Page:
Posted in Professional Development, Writing

Summer Writing Prompt 1: Room for Memories

After last evening’s blog entry, I was moved to write while hopefully inspiring others to do the same.  Although my blog was originally intended for me to reflect on my teaching and related practicies, I do have some followers.  Perhaps those of you who read my blog will feel moved to write as well.  Please do so and include it as a reply to this entry.  I love reading writing from others.  As I often tell my students, you all are way more creative than I could ever imagine being.  So, let’s get writing.

Borrowing from Kate Messner’s book 59 Reasons to Write as she said I could.  No, I didn’t ask her directly, but the book said so.  However, if I had her digits perhaps I would have called her, maybe.  I love pop culture references.  Anyway, before I digress too far down the teeny bopper rabbit hole, I will continue.  I thought that one of the first writing prompts suggested in the book, created by Jo Knowles, would be a great place to start.  While her prompt was very focused and specific, you know me, I’m all about choice and creativity.  So rather than keep it focused on just the kitchen and your childhood, let’s open it up a bit.  

Choose a room from any house or place in which you have ever lived.  Now, think about a memory or something that happened there.  Craft a story, poem, song, play, or any sort of piece about that room and memory.

Here’s mine…

A loud THUD! was heard as the incredbily tall basketball player collided with my son causing Jeffrey to crash to the floor in a sea of traumatic memories and tears.  So, I guess I should back track a bit so that it all makes sense.  Please, step with me now into my writing time machine.  Watch your step and hold on tight as it may be a bumpy ride for some.  14… 13… 12… 11… yes, we’re going even further.  10… 9… 8… don’t look out the window if you get sea sick.  Things are flying by very fast.  We’re almost there.  7… and 6…  

Jeffrey is six years old and in the first grade.  He came to be in our family when he was five and three quarters.  He suffered great trauma prior to being placed into foster care.  While we never learned exactly what happened, we do believe that whatever did happen, happened in a bathroom.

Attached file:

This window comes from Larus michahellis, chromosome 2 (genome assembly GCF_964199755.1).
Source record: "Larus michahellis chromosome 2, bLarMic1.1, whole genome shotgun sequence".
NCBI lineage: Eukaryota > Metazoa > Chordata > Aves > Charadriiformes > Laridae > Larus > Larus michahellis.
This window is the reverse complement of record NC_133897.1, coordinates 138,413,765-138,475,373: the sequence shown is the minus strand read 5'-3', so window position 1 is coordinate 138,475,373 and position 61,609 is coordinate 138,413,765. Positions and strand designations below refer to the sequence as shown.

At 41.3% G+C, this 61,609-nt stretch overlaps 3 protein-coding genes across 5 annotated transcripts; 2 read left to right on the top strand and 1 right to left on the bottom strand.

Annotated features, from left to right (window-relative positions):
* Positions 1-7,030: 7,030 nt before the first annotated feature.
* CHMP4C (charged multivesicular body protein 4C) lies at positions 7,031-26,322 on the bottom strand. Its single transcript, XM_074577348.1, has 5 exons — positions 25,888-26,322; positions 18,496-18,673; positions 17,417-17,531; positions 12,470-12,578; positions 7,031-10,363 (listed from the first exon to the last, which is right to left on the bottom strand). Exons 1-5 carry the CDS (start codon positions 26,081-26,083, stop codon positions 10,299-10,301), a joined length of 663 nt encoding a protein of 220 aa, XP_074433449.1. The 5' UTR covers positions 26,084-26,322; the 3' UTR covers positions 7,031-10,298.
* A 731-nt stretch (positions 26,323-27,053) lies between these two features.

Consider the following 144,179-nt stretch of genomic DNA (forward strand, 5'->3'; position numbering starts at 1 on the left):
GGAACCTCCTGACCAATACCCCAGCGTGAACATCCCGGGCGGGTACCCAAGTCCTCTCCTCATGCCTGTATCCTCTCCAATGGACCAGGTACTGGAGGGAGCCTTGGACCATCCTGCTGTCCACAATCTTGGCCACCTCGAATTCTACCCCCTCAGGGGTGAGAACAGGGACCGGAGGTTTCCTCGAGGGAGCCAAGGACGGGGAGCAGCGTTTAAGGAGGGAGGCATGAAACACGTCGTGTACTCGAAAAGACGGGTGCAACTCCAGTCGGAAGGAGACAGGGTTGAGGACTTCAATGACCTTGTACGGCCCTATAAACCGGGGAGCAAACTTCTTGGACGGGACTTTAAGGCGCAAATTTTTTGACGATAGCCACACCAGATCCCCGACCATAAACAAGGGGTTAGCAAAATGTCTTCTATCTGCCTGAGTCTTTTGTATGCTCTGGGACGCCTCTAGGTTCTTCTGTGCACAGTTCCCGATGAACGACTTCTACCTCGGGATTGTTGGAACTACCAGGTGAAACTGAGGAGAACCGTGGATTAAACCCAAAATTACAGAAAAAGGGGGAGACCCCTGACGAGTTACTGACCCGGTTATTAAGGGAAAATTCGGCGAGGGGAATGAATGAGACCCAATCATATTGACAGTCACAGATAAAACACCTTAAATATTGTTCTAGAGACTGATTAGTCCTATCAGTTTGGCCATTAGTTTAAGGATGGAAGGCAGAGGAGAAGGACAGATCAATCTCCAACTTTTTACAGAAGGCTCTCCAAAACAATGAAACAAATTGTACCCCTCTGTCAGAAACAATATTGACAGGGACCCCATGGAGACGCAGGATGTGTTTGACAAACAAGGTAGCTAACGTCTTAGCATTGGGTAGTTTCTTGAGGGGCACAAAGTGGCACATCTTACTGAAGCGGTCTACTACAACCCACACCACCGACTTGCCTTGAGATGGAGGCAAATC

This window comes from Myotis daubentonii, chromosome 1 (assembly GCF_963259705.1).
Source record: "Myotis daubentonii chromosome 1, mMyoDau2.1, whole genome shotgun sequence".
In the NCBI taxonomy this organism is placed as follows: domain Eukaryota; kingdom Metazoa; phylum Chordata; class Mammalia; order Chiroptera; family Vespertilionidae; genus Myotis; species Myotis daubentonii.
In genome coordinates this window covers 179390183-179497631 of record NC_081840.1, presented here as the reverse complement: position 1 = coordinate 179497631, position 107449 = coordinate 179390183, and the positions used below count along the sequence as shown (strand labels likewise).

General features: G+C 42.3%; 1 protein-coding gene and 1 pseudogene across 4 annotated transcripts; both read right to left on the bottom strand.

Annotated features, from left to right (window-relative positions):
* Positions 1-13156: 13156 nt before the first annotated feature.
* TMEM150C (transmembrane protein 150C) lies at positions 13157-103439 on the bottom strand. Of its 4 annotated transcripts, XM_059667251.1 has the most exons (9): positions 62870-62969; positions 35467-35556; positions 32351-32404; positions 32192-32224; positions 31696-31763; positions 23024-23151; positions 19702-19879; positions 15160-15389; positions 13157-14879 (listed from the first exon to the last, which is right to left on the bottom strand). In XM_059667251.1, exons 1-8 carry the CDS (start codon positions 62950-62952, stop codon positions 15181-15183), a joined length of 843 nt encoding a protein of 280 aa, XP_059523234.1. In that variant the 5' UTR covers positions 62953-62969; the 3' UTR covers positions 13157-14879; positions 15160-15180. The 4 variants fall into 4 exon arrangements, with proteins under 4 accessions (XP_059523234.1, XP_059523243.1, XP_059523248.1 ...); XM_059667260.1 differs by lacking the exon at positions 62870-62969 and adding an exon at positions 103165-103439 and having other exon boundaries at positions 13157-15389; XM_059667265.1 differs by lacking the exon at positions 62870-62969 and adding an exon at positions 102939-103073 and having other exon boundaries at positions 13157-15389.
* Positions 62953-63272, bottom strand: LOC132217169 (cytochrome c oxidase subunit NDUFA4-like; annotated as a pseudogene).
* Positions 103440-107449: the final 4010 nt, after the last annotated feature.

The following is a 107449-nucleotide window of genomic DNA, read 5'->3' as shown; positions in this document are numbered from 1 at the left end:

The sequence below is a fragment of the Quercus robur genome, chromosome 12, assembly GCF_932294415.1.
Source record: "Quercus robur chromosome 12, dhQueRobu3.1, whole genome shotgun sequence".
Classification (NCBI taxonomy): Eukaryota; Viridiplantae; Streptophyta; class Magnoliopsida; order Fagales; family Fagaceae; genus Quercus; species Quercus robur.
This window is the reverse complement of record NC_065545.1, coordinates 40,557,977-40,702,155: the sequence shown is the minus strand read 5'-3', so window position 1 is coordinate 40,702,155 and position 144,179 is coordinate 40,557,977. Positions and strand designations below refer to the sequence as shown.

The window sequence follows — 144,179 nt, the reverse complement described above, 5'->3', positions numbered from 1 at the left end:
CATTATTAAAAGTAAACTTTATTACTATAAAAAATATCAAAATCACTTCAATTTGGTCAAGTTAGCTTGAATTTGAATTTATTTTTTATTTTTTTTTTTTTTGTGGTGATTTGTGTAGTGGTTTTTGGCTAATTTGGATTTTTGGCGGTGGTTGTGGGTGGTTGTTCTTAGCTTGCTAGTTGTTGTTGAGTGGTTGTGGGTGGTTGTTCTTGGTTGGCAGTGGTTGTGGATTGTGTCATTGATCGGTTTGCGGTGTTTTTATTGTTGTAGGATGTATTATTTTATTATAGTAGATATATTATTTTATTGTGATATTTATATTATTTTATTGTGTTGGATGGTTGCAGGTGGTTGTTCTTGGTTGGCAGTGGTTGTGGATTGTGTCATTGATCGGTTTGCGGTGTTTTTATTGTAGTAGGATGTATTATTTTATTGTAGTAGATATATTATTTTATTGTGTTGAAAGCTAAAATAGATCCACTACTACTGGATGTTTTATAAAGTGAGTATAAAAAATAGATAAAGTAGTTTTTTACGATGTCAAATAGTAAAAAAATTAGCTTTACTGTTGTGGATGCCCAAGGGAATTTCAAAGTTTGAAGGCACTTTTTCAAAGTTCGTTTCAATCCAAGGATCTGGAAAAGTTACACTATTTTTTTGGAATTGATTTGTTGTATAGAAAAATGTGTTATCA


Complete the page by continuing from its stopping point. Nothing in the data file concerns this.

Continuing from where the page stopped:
So now for the scene.  We had taken Jeffrey to a Dartmouth Men’s Basketball game. There we were sitting in the stands watching an exciting game.  Well, full disclosure, Dartmouth has never been good at basketball and so they were getting their butts whopped.  Anyway, Jeffrey said he needed to go to the bathroom.  So, I took him, which was good because I too needed to relieve myself.  

The Men’s Public Restroom at the basketball gym was quite nice.  There were several stalls and plenty of urinals.  The sinks lined the wall opposite the urinals.  The lighting was subtle and just right.  The urinals were auto flush and the sinks had sensors to turn on the water.  We’re talking state of the art.  So, we go into the bathroom, which Jeffrey was a little hestitant about at first.  He’s always had a fear of bathrooms.  In the smaller restrooms, I needed to hold the door open while he was inside so that he didn’t feel trapped.  It’s so sad to imagine what might have caused this great fear for him.  Because this restroom was larger, I was unable to hold the door open for him.  He went to the urinal closest to the door and did his business.  I saddled up at the urinal next to him.  As I am older and my bladder doesn’t work quite as effeciently as his, I was still going when he finished.  “Wait for daddy, please,” I told him.  Just looking at his nervous expression, I knew this would be a real challenge for him.  I finished as quickly as I could.  As I finished, the auto flush on the urinal Jeffrey used went off, loudly.  This of course startled him.  He freaked out and ran out the door.  Meanwhile, elsewhere in the arena, the Basketball Team was making their way out onto the court for the seond half of the game.  As Jeffrey shoved open the door with the force of 200 bulls, the basketball team was running by to get to the gym.  Because Jeffrey was clearly not in the now and was thinking about some triggered memory from his past, he did not see the basketball team and ran right into the thigh of one of their players.  He bounced off his leg like it was trampoline.  Jeffrey fell to the floor and burst into tears.  The player stopped, apologized, and tried to help.  I thanked him and let him know that the tears had nothing to do with him.  

I picked my son up off the floor and held him in my arms as he cried.  Where was he mentally at that moment?  What horrific experience had happened to him in a bathroom?  Why was he so scared?  I wish we knew the specifics of his past traumatic experience, but I’m afraid we’ll never know.  Even after years of therapy, the truth seems to be deeply buried inside Jeffrey’s subconscious, which is probably for the best.  The good news is, bathrooms no longer seem to terrify him.  In fact, he even closes the door when he’s going at home, which is great beacuse boy, he can sometimes be quite stinky.

There it is.  That’s my story.  Now, tell us yours…

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Author:

I teach sixth grade at Cardigan Mountain School in Canaan, NH. I'm currently ensconced in my fourteenth year at this small, independent boys' school. I love engaging students in relevant and hands-on learning. I was nominated for the NH Teacher of the Year Award in 2016 by a parent. While I love education and guiding students, my first passion is my family. I have a wonderful son, Jeffrey, and a beautiful and intelligent wife, Kim. I couldn't be happier. Every day is the best day of my life.

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